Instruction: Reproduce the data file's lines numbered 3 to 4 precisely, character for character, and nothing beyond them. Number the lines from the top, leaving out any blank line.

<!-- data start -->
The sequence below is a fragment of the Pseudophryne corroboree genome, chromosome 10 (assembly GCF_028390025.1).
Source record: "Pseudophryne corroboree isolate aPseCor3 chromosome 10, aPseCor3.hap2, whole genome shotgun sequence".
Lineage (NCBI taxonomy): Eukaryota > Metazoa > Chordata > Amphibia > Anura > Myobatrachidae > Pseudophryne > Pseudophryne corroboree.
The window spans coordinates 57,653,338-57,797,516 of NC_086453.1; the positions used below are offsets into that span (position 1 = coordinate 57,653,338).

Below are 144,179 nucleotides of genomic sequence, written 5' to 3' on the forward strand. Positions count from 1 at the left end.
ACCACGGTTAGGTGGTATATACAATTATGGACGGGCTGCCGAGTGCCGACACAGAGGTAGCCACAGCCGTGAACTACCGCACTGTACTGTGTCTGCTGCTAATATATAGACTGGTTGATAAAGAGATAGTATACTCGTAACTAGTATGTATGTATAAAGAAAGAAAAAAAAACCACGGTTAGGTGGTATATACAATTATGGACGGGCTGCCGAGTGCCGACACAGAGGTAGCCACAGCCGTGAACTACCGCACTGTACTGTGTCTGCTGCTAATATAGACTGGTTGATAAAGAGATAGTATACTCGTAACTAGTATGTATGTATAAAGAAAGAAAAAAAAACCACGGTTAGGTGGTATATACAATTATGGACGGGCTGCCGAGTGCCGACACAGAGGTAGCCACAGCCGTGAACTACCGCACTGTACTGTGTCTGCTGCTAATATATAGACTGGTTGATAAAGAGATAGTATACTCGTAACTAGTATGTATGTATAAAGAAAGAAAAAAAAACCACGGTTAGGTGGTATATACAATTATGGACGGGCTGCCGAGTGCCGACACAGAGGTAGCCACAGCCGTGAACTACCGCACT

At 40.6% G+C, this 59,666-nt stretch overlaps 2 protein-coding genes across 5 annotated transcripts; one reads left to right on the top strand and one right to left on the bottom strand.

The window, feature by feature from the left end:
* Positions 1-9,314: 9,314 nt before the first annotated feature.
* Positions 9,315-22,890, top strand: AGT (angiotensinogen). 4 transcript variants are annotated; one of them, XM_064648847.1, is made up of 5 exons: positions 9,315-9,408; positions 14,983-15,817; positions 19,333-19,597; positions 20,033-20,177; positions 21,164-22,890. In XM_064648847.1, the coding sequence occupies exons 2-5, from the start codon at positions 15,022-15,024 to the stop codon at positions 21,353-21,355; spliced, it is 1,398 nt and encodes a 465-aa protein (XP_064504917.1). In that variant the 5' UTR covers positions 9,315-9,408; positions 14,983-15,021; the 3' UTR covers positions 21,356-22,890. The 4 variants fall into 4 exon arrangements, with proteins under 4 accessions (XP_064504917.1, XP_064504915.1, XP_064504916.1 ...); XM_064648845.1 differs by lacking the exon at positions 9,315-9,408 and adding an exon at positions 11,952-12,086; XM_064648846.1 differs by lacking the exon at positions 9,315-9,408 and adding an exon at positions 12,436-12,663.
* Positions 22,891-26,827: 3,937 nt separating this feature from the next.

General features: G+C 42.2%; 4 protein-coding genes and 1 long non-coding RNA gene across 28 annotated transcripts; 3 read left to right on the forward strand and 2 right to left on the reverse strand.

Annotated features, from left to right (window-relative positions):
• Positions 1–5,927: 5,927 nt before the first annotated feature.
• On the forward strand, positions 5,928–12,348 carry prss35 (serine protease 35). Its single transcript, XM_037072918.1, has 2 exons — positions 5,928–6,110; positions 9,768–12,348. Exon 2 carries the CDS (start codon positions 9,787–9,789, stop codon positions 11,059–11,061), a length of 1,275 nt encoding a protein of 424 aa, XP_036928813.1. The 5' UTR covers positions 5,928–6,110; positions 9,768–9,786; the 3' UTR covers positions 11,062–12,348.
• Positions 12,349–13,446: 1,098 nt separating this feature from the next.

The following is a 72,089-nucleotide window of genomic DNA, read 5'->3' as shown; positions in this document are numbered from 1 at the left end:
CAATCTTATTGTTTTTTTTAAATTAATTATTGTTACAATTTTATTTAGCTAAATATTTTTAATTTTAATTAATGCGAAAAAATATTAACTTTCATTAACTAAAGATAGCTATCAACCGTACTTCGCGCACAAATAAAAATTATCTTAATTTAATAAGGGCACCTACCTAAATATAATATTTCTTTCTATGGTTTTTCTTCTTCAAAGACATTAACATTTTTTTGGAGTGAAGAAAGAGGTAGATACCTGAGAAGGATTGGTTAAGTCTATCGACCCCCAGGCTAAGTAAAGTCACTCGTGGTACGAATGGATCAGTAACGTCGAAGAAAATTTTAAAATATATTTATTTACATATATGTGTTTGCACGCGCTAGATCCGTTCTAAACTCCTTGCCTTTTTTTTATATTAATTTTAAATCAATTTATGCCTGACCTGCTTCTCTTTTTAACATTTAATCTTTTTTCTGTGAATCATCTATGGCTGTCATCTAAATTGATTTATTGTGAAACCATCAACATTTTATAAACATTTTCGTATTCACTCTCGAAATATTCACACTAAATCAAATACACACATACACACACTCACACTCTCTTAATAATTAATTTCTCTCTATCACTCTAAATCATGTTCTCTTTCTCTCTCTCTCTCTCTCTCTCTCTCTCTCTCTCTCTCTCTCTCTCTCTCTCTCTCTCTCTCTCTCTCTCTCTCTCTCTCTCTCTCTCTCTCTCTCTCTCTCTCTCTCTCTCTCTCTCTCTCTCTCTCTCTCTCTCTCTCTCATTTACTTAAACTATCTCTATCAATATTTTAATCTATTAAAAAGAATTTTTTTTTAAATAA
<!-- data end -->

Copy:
Lineage (NCBI taxonomy): Eukaryota > Metazoa > Chordata > Amphibia > Anura > Myobatrachidae > Pseudophryne > Pseudophryne corroboree.
The window spans coordinates 57,653,338-57,797,516 of NC_086453.1; the positions used below are offsets into that span (position 1 = coordinate 57,653,338).